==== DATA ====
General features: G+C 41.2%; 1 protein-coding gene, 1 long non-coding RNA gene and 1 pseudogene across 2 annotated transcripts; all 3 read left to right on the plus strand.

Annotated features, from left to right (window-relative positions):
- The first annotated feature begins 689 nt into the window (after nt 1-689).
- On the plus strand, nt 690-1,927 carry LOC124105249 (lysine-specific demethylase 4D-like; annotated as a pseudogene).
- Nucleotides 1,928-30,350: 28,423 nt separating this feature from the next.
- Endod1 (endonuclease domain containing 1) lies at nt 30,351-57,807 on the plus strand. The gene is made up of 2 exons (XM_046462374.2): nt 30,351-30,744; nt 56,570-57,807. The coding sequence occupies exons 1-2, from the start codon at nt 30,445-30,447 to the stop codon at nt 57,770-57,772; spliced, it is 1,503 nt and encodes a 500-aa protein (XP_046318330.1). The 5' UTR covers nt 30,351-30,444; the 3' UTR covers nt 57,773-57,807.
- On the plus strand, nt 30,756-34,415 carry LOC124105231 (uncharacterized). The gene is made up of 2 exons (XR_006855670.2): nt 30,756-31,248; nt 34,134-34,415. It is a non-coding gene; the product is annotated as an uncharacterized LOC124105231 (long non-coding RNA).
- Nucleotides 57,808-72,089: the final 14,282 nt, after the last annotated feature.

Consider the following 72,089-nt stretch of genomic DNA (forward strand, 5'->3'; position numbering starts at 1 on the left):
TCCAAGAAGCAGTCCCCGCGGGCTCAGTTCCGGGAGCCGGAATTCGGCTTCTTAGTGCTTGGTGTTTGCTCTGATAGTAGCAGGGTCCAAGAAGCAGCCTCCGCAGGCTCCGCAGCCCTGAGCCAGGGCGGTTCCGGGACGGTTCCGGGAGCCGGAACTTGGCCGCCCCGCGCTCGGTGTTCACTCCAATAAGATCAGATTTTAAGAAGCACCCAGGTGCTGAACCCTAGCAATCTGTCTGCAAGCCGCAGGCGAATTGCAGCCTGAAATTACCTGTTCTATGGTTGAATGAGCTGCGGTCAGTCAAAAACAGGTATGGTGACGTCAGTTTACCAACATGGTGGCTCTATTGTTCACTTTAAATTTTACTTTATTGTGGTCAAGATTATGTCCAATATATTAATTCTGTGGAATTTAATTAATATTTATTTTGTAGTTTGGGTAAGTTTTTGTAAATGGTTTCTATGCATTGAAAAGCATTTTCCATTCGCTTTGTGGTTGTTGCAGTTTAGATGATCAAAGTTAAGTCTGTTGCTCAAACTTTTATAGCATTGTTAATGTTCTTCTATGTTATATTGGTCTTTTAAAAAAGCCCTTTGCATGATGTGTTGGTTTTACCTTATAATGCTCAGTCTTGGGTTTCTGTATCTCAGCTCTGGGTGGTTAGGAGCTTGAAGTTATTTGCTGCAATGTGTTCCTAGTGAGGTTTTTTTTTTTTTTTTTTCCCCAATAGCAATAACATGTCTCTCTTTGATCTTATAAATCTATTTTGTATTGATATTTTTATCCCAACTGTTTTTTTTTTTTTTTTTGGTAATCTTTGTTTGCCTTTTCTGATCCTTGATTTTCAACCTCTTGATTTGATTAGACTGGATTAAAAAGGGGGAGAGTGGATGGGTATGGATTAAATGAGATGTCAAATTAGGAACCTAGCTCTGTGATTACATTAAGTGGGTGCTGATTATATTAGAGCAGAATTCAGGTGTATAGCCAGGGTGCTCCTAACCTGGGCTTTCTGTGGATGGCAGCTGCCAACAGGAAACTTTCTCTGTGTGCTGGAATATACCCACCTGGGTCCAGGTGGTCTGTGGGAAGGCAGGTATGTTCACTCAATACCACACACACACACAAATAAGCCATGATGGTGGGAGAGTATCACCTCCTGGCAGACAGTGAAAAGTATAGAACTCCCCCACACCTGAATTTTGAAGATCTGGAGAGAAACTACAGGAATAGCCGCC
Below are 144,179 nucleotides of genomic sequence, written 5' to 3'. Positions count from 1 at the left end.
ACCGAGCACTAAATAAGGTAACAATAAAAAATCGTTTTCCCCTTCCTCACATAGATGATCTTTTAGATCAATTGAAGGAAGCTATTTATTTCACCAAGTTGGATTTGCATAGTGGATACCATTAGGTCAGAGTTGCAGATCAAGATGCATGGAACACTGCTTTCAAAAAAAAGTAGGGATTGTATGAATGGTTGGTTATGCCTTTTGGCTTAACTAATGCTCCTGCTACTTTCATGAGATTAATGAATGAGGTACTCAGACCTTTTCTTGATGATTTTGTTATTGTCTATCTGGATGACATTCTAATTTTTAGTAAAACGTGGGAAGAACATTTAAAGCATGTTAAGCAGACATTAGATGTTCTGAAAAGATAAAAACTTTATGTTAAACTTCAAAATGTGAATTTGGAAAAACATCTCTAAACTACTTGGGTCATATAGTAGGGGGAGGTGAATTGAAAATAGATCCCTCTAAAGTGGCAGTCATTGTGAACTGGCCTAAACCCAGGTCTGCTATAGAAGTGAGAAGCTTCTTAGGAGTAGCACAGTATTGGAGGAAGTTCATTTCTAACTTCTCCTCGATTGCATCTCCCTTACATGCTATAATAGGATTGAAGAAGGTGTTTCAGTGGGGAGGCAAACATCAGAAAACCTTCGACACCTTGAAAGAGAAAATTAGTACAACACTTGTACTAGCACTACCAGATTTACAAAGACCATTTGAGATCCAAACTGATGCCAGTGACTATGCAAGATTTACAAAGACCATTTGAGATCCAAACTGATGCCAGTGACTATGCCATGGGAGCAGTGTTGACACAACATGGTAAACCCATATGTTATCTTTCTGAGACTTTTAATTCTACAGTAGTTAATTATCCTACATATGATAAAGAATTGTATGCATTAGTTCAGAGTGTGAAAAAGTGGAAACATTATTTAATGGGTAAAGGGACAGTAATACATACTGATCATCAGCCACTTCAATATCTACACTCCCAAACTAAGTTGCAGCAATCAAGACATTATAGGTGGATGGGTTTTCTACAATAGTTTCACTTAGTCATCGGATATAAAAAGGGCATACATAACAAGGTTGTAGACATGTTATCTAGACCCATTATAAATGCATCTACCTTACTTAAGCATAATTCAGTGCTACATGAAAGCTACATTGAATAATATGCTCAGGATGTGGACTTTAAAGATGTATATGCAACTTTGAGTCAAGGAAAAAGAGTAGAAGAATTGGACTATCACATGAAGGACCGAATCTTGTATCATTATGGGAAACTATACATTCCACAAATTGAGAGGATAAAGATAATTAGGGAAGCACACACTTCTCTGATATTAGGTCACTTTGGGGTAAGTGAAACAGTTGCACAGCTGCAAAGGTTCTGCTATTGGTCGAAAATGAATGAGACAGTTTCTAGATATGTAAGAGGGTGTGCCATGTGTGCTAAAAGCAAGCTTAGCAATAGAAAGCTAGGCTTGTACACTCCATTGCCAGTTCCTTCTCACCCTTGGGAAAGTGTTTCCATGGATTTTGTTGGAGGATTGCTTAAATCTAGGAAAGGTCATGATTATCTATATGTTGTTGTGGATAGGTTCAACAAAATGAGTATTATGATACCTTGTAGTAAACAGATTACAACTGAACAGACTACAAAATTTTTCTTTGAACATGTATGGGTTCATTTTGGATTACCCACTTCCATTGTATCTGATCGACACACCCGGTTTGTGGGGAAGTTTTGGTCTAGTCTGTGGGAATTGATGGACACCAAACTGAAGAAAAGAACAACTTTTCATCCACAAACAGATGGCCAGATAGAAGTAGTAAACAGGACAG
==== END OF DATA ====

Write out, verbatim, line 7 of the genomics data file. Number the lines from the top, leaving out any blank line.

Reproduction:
- On the plus strand, nt 30,756-34,415 carry LOC124105231 (uncharacterized). The gene is made up of 2 exons (XR_006855670.2): nt 30,756-31,248; nt 34,134-34,415. It is a non-coding gene; the product is annotated as an uncharacterized LOC124105231 (long non-coding RNA).